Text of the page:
RTW: Post-NaNo Editing

This week’s Road Trip Wednesday, hosted by YA Highway, is focused on the post-NaNoWriMo world of editing and revising. The question they are asking today is:

How do you approach editing/revising? Any tips or tricks or resources you can share?

This is a for-real product. Click the picture to find out more…

First, I will not be spending December editing or revising my NaNo project. I’m keeping that safely tucked away until the New Year. I’ve spent a month with that manuscript, and we need some time apart so I can look at it with fresh eyes in January. I suppose that goes some way toward answering the question, because I’ve taken this approach with all the novels I’ve written so far. After writing, I’ll take a break from that particular work, perhaps start something else, or catch up on things I set aside while writing. Only after a few weeks’ or more distance from the novel will I return to it, and try to read it as if I was reading it for the first time.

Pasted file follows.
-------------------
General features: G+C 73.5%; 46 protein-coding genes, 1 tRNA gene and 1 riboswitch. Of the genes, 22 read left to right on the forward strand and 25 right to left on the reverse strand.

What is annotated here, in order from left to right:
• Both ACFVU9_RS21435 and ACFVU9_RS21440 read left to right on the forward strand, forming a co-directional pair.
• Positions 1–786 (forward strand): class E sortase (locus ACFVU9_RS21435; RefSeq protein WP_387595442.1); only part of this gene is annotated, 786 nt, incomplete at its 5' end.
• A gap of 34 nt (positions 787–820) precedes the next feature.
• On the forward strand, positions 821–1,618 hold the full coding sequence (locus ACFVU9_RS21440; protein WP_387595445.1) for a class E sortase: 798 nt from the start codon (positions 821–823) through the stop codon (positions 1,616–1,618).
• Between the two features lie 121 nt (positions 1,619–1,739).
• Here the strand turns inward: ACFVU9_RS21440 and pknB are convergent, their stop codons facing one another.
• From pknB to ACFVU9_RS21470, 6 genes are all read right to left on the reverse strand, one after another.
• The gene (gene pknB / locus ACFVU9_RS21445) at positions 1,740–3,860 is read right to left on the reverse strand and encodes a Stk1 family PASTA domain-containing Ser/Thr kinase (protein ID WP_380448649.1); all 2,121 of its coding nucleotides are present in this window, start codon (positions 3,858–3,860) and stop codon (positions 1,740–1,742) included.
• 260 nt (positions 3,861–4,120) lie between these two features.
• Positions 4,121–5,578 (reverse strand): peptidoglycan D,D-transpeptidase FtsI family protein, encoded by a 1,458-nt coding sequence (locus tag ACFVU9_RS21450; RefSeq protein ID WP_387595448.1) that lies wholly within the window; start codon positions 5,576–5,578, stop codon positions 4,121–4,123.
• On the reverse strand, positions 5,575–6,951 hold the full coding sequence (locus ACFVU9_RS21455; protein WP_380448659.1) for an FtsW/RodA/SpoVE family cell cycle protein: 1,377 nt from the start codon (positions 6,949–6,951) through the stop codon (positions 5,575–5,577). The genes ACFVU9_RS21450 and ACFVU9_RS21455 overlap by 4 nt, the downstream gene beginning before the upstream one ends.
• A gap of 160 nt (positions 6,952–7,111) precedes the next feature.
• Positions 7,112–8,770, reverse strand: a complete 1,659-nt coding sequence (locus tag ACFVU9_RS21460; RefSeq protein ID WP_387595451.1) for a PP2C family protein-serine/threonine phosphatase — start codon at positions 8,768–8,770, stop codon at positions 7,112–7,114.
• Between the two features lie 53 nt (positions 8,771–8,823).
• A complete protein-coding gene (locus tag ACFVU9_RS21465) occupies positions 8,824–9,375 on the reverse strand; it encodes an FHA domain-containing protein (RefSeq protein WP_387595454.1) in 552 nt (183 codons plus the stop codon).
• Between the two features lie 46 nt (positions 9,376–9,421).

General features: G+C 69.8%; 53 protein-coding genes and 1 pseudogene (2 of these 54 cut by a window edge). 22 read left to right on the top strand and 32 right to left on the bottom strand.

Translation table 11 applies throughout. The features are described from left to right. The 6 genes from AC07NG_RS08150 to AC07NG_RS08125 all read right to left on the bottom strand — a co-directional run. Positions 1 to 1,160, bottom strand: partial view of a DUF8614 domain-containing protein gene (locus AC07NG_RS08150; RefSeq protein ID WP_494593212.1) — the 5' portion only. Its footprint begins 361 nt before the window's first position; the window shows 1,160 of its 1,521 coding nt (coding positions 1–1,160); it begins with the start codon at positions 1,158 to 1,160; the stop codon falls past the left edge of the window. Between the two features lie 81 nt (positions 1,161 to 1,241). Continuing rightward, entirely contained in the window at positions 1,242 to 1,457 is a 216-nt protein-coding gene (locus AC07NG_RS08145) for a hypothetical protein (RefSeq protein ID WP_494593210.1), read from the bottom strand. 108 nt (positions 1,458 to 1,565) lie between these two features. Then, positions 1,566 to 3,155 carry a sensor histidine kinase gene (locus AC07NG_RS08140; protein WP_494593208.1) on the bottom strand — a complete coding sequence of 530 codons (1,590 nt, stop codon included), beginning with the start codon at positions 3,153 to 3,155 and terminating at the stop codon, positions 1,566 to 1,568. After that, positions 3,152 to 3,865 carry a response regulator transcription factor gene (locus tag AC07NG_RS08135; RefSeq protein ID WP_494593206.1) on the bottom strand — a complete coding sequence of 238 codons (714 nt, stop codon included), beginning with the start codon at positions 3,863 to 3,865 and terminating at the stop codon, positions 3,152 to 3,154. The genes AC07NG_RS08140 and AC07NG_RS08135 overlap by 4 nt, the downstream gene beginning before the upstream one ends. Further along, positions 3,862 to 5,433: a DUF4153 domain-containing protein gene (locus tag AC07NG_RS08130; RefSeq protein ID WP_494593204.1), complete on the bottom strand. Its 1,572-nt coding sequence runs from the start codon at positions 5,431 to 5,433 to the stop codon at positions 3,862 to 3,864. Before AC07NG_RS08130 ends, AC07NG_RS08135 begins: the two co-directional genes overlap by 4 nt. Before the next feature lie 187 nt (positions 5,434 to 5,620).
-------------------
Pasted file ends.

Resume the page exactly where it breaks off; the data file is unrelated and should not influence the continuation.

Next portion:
I will also make multiple passes over the manuscript, perhaps one time for continuity and fact-checking. Another time to check for mechanical errors (typos, bad grammar, horrible sentence structure, etc.). And I save every edit, using the software version convention (e.g., My Novel 1.0.doc; My Novel 1.1.doc; My Novel 1.2.doc; My Novel 2.0.doc). Each minor version represents one of my passes through. When it’s ready to go to 2.0, it’s ready for beta readers. At 3.0, it’s ready to query. Between 2.0 and 3.0, there may be multiple passes as I receive feedback and make changes.

So there’s some insight into my editing process. How do you approach editing? Any tips or ideas you want to share? Feel free to do so in the comments, or participate in the Road Trip (details at YA Highway)!